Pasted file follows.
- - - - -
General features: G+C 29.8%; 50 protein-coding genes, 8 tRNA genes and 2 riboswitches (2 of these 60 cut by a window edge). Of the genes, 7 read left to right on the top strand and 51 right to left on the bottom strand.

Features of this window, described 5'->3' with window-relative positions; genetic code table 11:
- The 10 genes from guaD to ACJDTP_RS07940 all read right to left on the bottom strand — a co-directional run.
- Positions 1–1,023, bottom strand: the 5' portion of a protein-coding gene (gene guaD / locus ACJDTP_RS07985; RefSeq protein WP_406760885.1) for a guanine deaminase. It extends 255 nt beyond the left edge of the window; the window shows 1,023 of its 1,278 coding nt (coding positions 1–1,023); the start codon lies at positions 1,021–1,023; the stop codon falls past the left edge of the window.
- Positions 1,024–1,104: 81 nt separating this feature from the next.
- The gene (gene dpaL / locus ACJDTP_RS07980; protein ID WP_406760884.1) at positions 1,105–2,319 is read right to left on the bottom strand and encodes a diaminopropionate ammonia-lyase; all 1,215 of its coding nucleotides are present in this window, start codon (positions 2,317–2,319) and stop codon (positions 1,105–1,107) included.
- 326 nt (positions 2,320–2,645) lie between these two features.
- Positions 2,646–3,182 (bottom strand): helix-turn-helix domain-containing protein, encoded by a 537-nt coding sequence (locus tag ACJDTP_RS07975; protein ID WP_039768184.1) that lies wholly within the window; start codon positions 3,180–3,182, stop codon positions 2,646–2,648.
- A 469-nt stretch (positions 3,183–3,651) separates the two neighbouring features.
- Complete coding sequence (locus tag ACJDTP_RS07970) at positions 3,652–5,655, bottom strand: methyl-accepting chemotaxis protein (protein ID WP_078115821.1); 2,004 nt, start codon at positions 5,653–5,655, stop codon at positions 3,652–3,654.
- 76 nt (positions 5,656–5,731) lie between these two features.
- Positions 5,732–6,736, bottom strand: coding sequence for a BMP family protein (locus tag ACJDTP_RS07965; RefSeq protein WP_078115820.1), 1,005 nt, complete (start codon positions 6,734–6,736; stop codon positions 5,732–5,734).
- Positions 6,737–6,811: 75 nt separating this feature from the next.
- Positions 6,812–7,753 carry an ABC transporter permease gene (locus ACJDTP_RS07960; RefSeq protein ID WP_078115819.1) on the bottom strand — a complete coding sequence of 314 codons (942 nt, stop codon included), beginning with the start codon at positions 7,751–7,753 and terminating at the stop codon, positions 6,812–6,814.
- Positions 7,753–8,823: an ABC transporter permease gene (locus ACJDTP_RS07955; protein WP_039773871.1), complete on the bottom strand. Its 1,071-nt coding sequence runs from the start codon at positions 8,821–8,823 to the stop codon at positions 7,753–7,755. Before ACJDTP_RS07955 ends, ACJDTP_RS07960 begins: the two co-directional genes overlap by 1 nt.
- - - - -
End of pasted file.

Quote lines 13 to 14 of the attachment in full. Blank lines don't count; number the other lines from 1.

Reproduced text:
- Positions 6,737–6,811: 75 nt separating this feature from the next.
- Positions 6,812–7,753 carry an ABC transporter permease gene (locus ACJDTP_RS07960; RefSeq protein ID WP_078115819.1) on the bottom strand — a complete coding sequence of 314 codons (942 nt, stop codon included), beginning with the start codon at positions 7,751–7,753 and terminating at the stop codon, positions 6,812–6,814.